- But hold on. Everything was going great until now. What changed?
- Band camp is when everyone gets given their actual show music and directions, not just practice drills, and the race is on to get everyone performance-ready as soon as possible. That means learning a lot of music by heart as well as moving around the field in ever-changing formations without missing a mark, tripping over, walking into someone or forgetting to play your (possibly quite heavy) instrument in tune at the right time and at the right volume. And… as sequences are worked out and issues discovered, students may find that the music they learned yesterday is suddenly revised, updated, or trashed and replaced with something new today, with a request to know it by heart by tomorrow.
- That sounds highly unrealistic. Why try to do so much at once?
- There are two aspects to this:
- Competitions start in late September. The band doesn’t have much time to get ready (but note the very important comment below about the staff’s realistic expectations for the first few competitions).
- As hard as this is, it is better to get as much learning done before school starts in September. That way, students can just be practicing and perfecting their parts while dealing with the start of a new school year and new homework demands, rather than still trying to learn their music and moves.
- All that said, no one realistically expects all the students to be able to learn everything that quickly. The challenge is simply to try as hard as possible, to persevere, and start to develop good time management habits. Note that trying hard doesn’t mean not resting. Brains and bodies need rest to recover and fully gain the benefit of the work that has been done. Helping your student to adopt best practices in terms of combining active learning with appropriate rest – read a relaxing book, go for a walk, play a game, get enough sleep – will help not only with band, but with all school work.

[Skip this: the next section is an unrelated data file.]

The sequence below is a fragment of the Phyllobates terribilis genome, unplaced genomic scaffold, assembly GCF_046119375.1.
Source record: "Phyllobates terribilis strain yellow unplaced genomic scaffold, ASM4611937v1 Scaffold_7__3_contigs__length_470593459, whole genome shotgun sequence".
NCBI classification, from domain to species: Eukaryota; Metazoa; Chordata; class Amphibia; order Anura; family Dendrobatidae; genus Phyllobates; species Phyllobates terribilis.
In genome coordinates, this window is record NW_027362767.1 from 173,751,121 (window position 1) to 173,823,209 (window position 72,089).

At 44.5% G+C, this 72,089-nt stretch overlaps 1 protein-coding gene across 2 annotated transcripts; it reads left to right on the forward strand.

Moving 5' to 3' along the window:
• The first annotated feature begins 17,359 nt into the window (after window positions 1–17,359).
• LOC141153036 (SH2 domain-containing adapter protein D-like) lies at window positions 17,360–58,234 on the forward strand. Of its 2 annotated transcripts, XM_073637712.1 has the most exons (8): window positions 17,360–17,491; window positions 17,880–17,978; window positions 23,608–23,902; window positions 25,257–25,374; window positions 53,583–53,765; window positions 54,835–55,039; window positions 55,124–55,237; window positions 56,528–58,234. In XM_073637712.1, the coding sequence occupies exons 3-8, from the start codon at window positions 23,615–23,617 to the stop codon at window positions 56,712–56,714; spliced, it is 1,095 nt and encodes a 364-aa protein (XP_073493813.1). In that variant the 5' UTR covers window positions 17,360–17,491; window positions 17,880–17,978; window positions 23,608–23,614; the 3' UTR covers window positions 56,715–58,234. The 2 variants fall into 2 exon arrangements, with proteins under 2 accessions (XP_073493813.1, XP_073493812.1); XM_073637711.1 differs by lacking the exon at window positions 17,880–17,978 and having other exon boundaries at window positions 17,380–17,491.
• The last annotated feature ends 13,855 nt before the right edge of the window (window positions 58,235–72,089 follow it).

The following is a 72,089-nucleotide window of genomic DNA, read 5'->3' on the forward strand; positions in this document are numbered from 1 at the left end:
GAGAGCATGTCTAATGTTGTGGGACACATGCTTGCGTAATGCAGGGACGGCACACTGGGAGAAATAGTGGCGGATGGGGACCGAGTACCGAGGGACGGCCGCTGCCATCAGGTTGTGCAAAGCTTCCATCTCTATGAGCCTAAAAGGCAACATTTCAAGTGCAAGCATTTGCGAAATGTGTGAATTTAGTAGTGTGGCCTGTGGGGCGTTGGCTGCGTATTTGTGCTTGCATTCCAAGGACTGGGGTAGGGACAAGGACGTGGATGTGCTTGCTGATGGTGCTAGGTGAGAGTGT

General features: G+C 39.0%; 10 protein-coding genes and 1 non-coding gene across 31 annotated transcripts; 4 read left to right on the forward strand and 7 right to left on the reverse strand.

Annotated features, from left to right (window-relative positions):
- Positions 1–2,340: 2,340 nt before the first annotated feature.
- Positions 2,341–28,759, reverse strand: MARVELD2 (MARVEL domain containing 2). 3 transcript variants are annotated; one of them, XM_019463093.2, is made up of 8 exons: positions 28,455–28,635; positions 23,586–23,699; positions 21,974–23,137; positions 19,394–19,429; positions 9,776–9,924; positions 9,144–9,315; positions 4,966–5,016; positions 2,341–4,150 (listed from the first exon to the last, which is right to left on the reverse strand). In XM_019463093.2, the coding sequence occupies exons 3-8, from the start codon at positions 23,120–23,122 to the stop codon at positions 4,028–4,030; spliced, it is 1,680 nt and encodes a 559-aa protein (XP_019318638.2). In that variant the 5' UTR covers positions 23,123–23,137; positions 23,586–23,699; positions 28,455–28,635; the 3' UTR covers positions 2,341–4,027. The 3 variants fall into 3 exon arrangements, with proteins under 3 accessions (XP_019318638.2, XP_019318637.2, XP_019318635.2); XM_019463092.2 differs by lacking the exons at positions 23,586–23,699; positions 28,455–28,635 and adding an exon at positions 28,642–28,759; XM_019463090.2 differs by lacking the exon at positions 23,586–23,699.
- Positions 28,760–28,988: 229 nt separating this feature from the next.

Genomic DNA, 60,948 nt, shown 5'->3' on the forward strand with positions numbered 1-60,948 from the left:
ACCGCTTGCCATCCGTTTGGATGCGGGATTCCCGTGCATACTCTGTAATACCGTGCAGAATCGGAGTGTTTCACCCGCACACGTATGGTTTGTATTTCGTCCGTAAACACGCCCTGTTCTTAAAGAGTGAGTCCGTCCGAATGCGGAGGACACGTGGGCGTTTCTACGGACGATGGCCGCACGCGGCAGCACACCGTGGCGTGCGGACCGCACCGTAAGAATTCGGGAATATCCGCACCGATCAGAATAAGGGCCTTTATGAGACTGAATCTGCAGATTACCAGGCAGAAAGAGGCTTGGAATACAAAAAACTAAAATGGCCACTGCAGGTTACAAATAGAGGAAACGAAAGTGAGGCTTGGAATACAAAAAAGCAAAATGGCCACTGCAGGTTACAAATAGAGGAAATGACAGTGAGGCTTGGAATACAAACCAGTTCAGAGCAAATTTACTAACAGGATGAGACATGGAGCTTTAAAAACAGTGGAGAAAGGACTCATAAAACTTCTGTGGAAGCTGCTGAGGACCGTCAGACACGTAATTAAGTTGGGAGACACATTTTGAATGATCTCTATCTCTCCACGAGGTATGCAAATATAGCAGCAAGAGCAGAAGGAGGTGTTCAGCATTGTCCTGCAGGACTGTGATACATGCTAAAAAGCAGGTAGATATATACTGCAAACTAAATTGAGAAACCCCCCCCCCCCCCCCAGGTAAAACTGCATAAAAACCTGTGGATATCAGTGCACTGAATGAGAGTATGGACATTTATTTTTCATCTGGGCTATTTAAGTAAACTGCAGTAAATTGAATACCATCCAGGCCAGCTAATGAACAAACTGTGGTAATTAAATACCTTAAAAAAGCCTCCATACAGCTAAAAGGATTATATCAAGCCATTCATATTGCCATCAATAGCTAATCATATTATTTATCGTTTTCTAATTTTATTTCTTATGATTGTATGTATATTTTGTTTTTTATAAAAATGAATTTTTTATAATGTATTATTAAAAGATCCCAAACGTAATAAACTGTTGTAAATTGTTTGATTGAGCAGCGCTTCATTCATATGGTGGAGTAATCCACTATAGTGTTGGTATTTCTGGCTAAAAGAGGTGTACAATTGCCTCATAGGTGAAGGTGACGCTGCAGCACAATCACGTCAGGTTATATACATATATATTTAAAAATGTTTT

- In addition, starting in 2019 each freshman was assigned two senior band members to act as peer mentors. This provides more support from experienced students who understand what it is like to be new to the group and can provide reassurance and encouragement that there is, indeed, light at the end of the tunnel. One of the great benefits of the band program in general is the lack of stratification between grade levels. While it is entirely natural for new 9th-graders who know only each other to cluster together at the start of band camp, most students very quickly come to realize that they are all peers regardless of grade level. A new 9th-grader will develop great friendships with 12th-graders and, conversely, three years later as a 12th-grader themselves will develop friendships with new 9th-graders. Band provides a unique opportunity to leave high school with a set of friendships spread over a seven-year age range – three years above and three years below your student’s grade. And of course those cross-grade friendships continue to exist during the regular school day: your new section leader might also be your project partner in engineering class.